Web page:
Sterling was neutral on Tuesday and analysts believe that it won’t change by much even if Britain and the European Union clinch a Brexit trade deal.
“We are becoming increasingly confident that the lift the pound would derive from a Brexit deal being confirmed is likely to be modest,” said Derek Halpenny, head of research at MUFG.
“Yesterday was a good example of some good news failing to provide much lift at all for sterling,” Halpenny said.
On Monday, the EU’s chief negotiator, Michel Barnier, said he would be in London until Wednesday to negotiate a deal, after which talks will switch to Brussels.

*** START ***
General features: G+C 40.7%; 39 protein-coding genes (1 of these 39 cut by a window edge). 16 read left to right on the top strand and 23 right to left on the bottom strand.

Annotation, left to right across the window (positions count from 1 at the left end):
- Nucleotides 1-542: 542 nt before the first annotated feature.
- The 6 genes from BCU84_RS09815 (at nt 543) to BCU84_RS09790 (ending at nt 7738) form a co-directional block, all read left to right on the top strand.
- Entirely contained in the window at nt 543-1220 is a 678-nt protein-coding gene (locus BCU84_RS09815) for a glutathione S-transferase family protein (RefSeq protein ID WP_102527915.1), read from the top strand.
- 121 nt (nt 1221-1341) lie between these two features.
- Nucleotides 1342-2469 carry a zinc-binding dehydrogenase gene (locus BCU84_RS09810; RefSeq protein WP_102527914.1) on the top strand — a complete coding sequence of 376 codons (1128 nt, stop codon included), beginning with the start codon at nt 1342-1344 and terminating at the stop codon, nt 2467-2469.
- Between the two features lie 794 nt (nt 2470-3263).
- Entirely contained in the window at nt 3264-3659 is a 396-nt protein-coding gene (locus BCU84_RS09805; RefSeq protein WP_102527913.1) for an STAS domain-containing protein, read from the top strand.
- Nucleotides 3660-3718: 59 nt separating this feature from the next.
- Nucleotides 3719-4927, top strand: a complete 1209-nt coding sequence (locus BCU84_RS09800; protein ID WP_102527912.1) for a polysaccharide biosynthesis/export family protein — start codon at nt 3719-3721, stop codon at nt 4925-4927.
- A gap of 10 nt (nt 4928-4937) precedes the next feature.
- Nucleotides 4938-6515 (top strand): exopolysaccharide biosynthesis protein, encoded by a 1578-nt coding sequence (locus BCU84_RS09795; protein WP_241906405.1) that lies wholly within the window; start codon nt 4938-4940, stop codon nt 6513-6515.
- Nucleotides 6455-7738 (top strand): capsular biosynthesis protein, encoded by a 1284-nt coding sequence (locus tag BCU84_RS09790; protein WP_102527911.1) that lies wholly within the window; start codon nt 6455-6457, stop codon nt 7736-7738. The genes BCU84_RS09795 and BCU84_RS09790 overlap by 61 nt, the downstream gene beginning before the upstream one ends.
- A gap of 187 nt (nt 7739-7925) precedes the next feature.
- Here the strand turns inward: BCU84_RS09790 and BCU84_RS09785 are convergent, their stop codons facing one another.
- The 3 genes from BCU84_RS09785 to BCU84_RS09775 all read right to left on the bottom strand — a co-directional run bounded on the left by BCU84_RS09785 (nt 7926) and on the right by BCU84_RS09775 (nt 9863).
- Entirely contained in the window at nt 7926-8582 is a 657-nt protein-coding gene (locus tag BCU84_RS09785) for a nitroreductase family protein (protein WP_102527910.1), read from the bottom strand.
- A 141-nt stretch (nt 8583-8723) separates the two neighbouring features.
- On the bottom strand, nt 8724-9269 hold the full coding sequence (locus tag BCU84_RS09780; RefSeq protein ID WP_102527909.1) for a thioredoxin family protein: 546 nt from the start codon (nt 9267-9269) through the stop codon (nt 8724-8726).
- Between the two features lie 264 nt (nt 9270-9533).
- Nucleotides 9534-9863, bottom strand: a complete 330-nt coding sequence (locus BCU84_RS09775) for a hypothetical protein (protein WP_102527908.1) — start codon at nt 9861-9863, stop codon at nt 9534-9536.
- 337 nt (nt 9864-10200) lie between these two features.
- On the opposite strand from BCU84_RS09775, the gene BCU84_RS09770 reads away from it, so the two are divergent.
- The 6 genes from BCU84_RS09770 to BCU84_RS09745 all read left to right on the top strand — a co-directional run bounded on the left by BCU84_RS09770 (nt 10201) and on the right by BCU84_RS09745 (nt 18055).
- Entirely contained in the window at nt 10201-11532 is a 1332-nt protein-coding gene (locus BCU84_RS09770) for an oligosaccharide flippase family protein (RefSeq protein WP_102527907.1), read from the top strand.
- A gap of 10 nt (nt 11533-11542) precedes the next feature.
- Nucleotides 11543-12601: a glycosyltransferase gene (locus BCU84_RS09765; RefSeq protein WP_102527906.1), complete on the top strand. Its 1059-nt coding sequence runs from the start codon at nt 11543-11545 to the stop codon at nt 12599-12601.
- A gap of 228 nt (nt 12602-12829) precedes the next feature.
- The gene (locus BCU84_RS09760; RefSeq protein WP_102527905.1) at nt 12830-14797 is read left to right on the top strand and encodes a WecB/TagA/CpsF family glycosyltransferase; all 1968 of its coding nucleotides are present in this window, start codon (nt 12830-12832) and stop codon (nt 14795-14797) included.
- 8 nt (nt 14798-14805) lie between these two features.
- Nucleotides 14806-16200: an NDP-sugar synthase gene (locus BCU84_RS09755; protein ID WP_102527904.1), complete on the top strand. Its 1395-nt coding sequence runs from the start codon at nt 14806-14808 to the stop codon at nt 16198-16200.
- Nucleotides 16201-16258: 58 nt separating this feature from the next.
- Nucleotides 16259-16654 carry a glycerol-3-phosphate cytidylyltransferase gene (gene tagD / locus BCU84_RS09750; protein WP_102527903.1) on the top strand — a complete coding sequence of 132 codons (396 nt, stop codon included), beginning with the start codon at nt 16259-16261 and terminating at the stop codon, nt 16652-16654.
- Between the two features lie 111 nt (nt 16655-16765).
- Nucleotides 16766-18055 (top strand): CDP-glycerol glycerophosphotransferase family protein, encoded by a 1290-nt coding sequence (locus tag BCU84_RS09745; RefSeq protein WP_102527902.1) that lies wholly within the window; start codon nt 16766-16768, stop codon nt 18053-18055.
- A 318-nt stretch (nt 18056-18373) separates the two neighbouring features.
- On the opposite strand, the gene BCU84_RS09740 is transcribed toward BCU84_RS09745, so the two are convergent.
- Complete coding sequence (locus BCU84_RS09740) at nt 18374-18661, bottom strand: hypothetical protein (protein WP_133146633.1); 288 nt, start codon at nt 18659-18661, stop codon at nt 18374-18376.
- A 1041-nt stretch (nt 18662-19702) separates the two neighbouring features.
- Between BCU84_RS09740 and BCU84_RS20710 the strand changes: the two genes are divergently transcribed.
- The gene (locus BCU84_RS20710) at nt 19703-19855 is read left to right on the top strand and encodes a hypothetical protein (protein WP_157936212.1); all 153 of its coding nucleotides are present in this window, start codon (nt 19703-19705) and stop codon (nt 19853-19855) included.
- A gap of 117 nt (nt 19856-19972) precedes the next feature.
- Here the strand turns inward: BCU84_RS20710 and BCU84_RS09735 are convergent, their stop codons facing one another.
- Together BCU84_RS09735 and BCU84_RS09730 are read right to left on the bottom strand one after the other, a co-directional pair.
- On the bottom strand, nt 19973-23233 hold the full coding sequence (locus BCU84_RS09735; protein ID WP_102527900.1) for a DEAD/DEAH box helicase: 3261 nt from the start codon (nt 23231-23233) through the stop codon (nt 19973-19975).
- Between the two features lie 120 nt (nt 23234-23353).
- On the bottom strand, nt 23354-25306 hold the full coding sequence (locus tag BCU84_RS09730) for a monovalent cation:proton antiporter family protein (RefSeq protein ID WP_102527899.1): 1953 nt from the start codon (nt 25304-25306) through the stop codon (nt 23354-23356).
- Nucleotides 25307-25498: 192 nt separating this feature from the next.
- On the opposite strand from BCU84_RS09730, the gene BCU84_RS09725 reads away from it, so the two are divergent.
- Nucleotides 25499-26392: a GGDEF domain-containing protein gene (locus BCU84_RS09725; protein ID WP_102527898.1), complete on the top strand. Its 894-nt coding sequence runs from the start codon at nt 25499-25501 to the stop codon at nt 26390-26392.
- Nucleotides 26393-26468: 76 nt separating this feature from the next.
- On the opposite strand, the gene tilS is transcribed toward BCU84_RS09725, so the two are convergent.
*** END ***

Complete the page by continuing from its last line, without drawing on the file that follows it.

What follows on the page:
Sterling rose only slightly against the euro, however, and fell versus the U.S. dollar. On Tuesday, the British pound was flat against both currencies at 90.70 pence and $1.3021 respectively.
Apart from Brexit, Britain is grappling with a weak economy battered by the coronavirus. Negative interest rates have not been ruled out, another hurdle the currency can ill afford.
Two-year and five-year British government bond yields were in negative territory on Tuesday.
All that creates a discouraging outlook for sterling, Halpenny said.
“We have no example of negative rates in a country running a current account deficit, a budget deficit that is larger than most other major advanced economies and where inflation is by no means low,” he said. “It certainly points to potential for a greater currency impact.”
Reporting by Olga Cotaga